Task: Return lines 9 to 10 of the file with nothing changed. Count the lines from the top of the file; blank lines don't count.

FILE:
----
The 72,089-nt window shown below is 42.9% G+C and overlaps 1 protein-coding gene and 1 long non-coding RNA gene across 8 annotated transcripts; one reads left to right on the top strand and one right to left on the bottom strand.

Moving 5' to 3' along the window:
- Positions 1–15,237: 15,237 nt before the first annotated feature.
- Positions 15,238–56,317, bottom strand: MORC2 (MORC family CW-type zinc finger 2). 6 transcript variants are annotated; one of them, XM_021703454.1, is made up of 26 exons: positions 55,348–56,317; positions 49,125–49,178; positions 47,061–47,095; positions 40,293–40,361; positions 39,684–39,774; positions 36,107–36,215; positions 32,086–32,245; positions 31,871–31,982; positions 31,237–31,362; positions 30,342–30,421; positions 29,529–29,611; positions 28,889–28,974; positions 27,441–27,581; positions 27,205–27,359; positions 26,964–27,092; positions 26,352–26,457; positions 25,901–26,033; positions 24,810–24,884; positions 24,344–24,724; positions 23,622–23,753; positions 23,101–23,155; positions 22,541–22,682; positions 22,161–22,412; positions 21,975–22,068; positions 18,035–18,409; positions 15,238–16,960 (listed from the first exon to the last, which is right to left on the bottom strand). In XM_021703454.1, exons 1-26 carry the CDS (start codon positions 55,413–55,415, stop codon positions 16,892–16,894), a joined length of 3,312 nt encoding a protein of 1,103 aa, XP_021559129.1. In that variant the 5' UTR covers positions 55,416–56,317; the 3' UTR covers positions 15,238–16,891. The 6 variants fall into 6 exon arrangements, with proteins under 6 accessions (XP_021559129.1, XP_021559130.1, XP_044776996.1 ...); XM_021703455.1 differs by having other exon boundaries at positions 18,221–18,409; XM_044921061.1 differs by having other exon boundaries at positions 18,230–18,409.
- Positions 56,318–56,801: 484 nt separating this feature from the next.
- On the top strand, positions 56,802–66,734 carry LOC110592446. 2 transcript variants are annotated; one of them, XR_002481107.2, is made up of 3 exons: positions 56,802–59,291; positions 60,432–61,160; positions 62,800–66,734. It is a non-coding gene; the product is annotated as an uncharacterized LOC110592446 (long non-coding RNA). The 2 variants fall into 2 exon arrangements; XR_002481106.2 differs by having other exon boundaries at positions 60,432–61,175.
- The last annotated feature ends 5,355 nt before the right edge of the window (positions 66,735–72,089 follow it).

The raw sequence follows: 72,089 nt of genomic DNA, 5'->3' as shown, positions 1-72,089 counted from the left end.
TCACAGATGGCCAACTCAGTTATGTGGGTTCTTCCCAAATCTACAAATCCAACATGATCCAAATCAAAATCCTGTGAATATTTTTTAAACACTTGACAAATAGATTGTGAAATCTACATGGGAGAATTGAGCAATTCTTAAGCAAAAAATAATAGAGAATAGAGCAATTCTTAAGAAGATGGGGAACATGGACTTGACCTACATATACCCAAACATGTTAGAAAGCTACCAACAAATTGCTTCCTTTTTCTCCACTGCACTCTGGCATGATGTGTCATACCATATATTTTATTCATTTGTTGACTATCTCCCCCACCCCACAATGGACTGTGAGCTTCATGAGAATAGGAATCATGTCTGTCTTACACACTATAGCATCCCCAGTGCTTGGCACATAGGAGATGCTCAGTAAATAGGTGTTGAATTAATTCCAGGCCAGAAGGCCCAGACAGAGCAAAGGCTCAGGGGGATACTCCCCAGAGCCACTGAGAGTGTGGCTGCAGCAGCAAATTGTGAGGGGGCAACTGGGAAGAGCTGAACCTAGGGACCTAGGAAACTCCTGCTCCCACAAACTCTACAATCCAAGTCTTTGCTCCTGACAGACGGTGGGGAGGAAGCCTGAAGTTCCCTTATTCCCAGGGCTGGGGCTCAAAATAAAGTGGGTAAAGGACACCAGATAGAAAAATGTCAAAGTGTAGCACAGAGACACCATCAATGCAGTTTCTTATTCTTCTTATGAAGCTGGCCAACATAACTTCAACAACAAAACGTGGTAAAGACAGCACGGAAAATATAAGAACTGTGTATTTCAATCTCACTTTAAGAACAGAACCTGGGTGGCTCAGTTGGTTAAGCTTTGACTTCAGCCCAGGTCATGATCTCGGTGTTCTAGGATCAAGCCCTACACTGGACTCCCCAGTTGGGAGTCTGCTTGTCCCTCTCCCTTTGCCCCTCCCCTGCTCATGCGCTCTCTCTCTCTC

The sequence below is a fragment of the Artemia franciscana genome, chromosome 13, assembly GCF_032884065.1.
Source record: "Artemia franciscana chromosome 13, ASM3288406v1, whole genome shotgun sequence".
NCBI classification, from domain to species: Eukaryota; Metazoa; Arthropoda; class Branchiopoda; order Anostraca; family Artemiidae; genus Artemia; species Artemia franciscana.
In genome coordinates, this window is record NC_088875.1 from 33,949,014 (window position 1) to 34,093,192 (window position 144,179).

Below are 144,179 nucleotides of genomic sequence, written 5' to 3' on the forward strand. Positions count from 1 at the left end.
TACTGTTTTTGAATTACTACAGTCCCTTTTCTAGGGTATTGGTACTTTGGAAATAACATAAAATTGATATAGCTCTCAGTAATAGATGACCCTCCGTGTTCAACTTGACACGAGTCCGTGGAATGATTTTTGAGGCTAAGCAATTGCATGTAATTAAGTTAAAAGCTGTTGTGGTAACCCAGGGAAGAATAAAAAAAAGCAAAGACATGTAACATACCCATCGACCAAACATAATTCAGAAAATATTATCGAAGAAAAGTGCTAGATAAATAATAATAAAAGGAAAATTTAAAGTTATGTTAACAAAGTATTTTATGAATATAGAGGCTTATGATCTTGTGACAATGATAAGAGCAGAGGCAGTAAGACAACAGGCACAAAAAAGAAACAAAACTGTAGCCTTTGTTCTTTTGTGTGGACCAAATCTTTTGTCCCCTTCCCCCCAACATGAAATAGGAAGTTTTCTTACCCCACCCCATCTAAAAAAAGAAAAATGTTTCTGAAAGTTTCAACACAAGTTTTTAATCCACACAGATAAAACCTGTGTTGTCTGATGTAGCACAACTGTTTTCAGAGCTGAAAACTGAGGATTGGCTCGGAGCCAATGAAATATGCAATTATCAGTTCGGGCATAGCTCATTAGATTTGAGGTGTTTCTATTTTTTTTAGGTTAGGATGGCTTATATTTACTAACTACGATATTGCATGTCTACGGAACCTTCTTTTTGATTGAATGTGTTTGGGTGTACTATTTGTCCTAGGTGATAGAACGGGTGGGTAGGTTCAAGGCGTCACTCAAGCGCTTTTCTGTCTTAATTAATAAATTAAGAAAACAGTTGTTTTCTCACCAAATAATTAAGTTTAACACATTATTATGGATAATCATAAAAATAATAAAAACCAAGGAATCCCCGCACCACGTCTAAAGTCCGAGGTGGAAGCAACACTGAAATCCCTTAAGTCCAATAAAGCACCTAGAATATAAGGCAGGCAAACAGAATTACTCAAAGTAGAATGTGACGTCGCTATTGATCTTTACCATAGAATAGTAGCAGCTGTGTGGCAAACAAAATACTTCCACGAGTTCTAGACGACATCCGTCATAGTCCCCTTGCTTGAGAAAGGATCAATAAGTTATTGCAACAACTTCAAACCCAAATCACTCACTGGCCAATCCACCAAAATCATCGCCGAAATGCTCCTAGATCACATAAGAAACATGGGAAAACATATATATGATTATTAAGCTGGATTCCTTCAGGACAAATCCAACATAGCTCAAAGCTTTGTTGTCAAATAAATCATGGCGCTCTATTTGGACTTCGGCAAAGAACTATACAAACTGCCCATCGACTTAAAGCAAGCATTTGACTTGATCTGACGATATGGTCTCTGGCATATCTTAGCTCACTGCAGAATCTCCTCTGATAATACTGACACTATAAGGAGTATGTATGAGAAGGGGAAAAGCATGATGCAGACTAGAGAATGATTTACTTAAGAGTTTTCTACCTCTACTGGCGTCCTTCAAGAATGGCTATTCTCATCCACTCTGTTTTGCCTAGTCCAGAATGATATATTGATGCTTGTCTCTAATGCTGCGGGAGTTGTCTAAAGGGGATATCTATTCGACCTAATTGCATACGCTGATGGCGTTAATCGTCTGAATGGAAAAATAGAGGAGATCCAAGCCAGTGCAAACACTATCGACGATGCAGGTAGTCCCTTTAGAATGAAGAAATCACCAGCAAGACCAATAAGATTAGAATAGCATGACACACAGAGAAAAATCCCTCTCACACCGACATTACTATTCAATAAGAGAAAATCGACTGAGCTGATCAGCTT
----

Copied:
TCACAGATGGCCAACTCAGTTATGTGGGTTCTTCCCAAATCTACAAATCCAACATGATCCAAATCAAAATCCTGTGAATATTTTTTAAACACTTGACAAATAGATTGTGAAATCTACATGGGAGAATTGAGCAATTCTTAAGCAAAAAATAATAGAGAATAGAGCAATTCTTAAGAAGATGGGGAACATGGACTTGACCTACATATACCCAAACATGTTAGAAAGCTACCAACAAATTGCTTCCTTTTTCTCCACTGCACTCTGGCATGATGTGTCATACCATATATTTTATTCATTTGTTGACTATCTCCCCCACCCCACAATGGACTGTGAGCTTCATGAGAATAGGAATCATGTCTGTCTTACACACTATAGCATCCCCAGTGCTTGGCACATAGGAGATGCTCAGTAAATAGGTGTTGAATTAATTCCAGGCCAGAAGGCCCAGACAGAGCAAAGGCTCAGGGGGATACTCCCCAGAGCCACTGAGAGTGTGGCTGCAGCAGCAAATTGTGAGGGGGCAACTGGGAAGAGCTGAACCTAGGGACCTAGGAAACTCCTGCTCCCACAAACTCTACAATCCAAGTCTTTGCTCCTGACAGACGGTGGGGAGGAAGCCTGAAGTTCCCTTATTCCCAGGGCTGGGGCTCAAAATAAAGTGGGTAAAGGACACCAGATAGAAAAATGTCAAAGTGTAGCACAGAGACACCATCAATGCAGTTTCTTATTCTTCTTATGAAGCTGGCCAACATAACTTCAACAACAAAACGTGGTAAAGACAGCACGGAAAATATAAGAACTGTGTATTTCAATCTCACTTTAAGAACAGAACCTGGGTGGCTCAGTTGGTTAAGCTTTGACTTCAGCCCAGGTCATGATCTCGGTGTTCTAGGATCAAGCCCTACACTGGACTCCCCAGTTGGGAGTCTGCTTGTCCCTCTCCCTTTGCCCCTCCCCTGCTCATGCGCTCTCTCTCTCTC

The sequence below is a fragment of the Artemia franciscana genome, chromosome 13, assembly GCF_032884065.1.